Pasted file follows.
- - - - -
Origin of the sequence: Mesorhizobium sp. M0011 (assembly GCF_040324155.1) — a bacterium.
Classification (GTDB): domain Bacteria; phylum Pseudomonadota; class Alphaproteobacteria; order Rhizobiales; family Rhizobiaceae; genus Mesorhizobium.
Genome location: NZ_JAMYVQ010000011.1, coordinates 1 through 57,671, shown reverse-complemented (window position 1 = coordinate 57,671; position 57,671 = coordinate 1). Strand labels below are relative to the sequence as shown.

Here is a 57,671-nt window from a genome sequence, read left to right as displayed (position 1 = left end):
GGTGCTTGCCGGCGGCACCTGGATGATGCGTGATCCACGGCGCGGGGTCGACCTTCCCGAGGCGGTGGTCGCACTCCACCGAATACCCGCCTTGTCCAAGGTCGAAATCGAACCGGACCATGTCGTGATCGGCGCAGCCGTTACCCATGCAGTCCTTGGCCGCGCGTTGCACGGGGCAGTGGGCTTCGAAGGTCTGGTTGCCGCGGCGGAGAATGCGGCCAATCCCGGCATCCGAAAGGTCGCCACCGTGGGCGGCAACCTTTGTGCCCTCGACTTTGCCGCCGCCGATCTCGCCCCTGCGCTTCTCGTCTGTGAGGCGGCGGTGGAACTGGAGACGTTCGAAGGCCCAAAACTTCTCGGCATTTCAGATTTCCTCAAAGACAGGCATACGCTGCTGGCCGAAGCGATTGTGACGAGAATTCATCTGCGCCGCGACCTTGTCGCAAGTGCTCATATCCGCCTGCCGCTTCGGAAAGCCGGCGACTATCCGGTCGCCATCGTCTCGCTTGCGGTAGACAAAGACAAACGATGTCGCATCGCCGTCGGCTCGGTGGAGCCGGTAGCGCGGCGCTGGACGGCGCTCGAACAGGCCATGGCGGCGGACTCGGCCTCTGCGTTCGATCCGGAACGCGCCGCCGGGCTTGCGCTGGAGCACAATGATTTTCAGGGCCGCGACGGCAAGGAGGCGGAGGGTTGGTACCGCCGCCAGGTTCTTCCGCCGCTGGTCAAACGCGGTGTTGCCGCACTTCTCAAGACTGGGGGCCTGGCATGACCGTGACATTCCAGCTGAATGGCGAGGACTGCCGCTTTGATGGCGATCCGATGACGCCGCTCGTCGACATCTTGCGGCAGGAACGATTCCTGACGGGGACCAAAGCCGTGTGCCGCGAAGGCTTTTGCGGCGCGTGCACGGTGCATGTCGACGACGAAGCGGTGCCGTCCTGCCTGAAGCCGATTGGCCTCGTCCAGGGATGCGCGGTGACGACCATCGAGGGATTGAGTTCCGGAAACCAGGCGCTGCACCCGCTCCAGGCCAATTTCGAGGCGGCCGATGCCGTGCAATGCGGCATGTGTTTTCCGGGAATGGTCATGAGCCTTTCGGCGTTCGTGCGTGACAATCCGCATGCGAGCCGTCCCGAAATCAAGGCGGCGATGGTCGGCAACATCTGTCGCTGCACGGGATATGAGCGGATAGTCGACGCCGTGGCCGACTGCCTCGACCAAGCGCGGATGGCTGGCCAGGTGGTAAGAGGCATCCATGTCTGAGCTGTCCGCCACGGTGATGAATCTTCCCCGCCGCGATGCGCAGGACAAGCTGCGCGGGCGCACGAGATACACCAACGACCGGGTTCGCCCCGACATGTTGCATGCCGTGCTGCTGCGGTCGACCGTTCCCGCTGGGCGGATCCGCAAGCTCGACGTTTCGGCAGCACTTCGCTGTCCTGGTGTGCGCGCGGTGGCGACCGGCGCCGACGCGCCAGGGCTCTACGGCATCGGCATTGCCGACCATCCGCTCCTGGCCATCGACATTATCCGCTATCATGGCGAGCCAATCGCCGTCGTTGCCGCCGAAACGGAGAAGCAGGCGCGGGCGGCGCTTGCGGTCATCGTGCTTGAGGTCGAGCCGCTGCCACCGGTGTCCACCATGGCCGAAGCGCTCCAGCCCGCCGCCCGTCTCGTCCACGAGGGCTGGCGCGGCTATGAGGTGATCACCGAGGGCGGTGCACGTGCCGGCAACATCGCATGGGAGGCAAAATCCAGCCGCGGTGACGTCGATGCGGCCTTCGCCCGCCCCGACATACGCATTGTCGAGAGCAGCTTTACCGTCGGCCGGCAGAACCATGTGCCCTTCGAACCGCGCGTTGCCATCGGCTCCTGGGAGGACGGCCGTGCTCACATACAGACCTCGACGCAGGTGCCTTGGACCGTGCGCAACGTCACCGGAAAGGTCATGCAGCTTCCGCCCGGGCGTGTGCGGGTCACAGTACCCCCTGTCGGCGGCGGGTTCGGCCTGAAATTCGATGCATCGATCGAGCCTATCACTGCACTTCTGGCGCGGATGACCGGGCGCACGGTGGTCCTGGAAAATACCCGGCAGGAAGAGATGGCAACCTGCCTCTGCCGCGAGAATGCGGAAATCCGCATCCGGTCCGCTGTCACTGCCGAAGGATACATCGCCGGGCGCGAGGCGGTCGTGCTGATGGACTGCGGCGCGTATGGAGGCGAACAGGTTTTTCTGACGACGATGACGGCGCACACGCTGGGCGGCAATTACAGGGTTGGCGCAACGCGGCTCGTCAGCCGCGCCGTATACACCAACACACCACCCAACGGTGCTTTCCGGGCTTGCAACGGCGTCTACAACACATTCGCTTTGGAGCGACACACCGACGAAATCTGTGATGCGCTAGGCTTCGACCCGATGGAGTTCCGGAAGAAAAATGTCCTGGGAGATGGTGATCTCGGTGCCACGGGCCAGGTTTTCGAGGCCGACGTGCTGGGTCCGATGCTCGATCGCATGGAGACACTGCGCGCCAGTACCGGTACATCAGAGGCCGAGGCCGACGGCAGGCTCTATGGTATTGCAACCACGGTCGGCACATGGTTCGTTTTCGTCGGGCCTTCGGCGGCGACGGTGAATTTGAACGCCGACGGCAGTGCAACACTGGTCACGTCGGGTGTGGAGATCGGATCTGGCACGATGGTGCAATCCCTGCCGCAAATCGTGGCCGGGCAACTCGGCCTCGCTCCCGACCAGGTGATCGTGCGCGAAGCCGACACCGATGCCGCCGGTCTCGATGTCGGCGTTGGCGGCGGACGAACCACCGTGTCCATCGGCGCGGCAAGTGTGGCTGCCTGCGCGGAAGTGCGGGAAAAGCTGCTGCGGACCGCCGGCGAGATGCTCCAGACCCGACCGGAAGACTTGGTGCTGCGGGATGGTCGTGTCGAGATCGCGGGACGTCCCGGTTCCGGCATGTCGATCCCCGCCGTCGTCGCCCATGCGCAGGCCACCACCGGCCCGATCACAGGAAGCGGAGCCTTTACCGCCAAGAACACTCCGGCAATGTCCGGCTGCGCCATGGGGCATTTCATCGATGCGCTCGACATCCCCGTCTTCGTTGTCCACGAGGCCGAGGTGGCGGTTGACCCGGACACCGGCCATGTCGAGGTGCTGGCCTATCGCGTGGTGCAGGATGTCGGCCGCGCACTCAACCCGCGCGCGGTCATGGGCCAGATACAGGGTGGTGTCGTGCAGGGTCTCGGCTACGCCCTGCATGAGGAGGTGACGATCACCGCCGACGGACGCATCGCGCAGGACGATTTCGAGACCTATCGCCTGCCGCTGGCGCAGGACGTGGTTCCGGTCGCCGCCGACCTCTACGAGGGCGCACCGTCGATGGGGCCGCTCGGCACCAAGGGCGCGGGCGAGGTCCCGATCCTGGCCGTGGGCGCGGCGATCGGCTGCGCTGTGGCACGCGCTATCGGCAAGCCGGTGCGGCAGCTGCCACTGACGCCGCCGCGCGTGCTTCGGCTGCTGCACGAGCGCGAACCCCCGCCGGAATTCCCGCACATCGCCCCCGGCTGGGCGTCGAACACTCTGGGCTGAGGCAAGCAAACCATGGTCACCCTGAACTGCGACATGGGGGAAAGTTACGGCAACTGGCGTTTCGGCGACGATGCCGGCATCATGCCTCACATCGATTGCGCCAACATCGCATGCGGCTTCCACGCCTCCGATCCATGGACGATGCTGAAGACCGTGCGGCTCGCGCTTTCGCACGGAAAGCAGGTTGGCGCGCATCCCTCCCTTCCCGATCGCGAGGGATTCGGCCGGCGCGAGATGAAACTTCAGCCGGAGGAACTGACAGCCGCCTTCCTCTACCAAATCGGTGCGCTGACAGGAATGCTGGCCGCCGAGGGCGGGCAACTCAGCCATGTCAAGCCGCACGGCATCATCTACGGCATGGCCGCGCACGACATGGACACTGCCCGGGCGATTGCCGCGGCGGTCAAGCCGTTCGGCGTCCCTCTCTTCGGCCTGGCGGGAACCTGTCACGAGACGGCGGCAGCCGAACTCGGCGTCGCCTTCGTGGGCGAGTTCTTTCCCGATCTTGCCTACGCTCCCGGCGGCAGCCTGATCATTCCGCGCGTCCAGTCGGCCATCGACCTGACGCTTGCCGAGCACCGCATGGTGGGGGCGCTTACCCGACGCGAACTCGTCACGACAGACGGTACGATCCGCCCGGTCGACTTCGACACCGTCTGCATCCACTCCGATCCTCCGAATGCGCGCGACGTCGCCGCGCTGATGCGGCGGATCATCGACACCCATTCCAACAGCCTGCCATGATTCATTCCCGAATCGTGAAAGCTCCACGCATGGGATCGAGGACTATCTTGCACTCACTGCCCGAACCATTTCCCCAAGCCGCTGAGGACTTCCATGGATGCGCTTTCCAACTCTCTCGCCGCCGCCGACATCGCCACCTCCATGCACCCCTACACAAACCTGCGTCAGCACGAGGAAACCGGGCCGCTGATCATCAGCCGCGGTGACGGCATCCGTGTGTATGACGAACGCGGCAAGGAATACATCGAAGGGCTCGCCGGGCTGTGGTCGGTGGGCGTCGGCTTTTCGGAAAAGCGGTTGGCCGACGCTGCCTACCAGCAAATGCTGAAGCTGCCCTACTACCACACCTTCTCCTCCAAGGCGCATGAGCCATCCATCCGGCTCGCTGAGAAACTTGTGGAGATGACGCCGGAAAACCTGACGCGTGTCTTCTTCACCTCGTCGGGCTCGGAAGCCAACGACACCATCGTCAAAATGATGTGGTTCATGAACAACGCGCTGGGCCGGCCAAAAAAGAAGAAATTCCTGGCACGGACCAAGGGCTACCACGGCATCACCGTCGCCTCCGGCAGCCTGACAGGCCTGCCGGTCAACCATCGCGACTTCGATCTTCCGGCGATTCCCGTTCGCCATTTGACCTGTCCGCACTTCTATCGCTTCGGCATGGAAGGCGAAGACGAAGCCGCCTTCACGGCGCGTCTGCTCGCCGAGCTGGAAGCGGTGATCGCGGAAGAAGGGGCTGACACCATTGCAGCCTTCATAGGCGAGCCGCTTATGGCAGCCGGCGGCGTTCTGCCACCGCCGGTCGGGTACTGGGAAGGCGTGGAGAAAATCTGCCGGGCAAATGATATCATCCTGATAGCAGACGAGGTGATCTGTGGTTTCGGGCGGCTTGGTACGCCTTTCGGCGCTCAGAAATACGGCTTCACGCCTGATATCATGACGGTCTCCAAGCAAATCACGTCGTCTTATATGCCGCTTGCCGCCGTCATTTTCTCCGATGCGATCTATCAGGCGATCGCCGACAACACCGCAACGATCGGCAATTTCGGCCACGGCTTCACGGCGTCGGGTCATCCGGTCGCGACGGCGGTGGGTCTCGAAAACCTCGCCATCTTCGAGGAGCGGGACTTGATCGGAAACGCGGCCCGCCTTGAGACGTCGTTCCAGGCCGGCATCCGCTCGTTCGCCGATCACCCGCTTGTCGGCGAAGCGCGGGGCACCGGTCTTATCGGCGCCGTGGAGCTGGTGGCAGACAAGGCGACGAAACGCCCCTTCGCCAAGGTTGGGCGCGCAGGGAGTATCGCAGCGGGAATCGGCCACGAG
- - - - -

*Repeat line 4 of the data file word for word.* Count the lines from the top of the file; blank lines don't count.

Here is a 57,671-nt window from a genome sequence, read left to right as displayed (position 1 = left end):